In a recent case, a married couple were awarded £17,000 compensation when their neighbours set up CCTV to monitor their activities. The case serves as a reminder that data protection law applies to CCTV and other forms of surveillance. It is also a good example of how a person can claim compensation for breach of data protection law purely for the distress caused by the breach.
In Woolley v. Akram (or Akbar), Mrs Akram ran a guest-house in the lower portion of a building in Edinburgh. Mr A managed the business. Mr and Mrs Woolley lived in an upper floor flat in the same building. The two couples got on well until Mrs Akram applied to the City Council to turn the guest house into a bail hostel for up to 18 people awaiting trial. This application was opposed by the Woolleys and was ultimately rejected by the City Council. Soon afterwards, Mrs Akram installed CCTV monitoring and audio recording equipment. Both systems operated 24 hours a day and were set to permanently record. Cameras at the front of the property recorded all individuals approaching the Woolleys’ home. Until April 2015, there was also a camera at the rear of the property recording the Woolleys’ private garden.
The Court ruled that the Akrams had breached the Data Protection Act 1998 in a number of ways:
- First Data Protection Principle – The data processing had been neither fair nor lawful. No notices were put up alerting visitors to the recording and no sufficient reason or justification was given for it. The Woolleys were provided with no information which set out who had access to the data, for how long it was to be kept or for what purpose.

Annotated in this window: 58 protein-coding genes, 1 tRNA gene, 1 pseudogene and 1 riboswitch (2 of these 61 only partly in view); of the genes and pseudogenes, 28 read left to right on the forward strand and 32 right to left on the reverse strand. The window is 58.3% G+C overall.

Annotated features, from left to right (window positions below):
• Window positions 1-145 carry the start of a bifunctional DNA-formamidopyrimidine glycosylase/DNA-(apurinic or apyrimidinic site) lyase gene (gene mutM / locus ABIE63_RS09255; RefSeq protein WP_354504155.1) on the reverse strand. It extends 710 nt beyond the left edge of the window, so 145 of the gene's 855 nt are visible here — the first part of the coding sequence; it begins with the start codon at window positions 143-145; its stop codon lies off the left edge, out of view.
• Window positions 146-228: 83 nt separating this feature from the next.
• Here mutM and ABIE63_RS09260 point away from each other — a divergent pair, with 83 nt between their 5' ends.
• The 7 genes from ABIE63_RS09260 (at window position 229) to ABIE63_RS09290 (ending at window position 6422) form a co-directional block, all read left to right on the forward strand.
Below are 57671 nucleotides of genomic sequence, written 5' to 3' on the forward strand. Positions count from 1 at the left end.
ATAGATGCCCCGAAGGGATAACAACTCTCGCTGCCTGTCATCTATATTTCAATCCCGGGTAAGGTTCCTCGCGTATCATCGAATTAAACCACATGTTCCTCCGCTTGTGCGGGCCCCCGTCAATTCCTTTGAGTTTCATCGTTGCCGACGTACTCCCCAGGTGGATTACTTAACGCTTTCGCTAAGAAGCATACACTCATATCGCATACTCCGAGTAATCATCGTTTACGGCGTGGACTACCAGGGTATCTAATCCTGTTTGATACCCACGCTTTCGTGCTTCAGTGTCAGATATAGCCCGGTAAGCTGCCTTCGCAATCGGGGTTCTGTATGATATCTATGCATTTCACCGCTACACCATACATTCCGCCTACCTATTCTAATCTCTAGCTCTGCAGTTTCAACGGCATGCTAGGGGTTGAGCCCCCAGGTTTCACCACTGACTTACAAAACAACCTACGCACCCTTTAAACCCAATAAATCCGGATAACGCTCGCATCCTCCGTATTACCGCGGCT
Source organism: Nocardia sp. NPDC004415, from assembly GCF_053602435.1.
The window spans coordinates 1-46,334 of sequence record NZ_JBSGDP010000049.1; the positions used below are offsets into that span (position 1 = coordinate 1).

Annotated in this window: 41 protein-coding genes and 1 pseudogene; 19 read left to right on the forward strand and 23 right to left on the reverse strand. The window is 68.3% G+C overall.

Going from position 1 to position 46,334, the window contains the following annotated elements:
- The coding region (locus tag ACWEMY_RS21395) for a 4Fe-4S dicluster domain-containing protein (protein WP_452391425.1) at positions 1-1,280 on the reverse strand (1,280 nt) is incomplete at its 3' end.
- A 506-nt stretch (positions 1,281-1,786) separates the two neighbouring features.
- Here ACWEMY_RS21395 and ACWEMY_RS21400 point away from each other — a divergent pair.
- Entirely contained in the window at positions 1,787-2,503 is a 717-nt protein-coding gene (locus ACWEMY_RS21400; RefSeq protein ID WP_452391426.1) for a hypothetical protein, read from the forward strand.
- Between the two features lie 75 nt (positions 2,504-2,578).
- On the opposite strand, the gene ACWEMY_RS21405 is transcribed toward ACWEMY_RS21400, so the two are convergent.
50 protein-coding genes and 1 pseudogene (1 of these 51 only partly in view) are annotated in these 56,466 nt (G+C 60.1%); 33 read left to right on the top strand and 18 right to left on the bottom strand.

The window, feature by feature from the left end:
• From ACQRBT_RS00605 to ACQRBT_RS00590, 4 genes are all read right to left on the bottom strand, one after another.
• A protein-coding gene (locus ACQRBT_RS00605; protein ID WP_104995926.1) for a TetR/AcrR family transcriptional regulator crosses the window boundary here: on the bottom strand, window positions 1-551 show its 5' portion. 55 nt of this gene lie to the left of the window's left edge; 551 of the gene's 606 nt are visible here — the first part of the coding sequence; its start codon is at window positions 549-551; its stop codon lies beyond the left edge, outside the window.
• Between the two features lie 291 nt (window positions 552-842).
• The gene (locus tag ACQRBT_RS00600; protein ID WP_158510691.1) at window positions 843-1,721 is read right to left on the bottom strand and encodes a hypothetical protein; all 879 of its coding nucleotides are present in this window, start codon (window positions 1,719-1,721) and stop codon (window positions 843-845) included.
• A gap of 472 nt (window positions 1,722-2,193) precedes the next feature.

- Third Data Protection Principle – The data processing had been excessive and unjustified and, in the Court’s view, ‘evidently an effort to oppress’.
- Fifth Data Protection Principle – The footage had been retained longer than necessary. It should have been deleted on a daily basis.
The Court accepted that the Woolleys that they were extremely distressed by the surveillance. It had caused them to restrict their activities in and around their own property. The Court described as ‘disturbing’ the fact that Mr Akram could view the recorded footage from a remote location and referred to Mr Akram’s ‘sinister’ decision to text Mrs Woolley to tell her that she knew her daughter was in the flat.
Turning to the question of compensation, the Court referred to previous case law which established that a claim could be brought under the Data Protection Act where distress was the only damages suffered but observed that there was limited guidance as to how such compensation should be calculated. In these circumstances, it accepted the Woolleys’ suggested method of calculation – namely, the nominal amount of £10 per person per day multiplied by the number of days the unlawful data processing had continued (excluding one month a year when the Woolleys would be away from the property – e.g. on holiday).
We really need more guidance on how compensation should be calculated under the Data Protection Act from the higher courts. In the meantime, whilst this decision probably does not carry great weight as a precedent, it does illustrate how a court might approach the issue – particularly where a data protection breach has continued for a substantial period.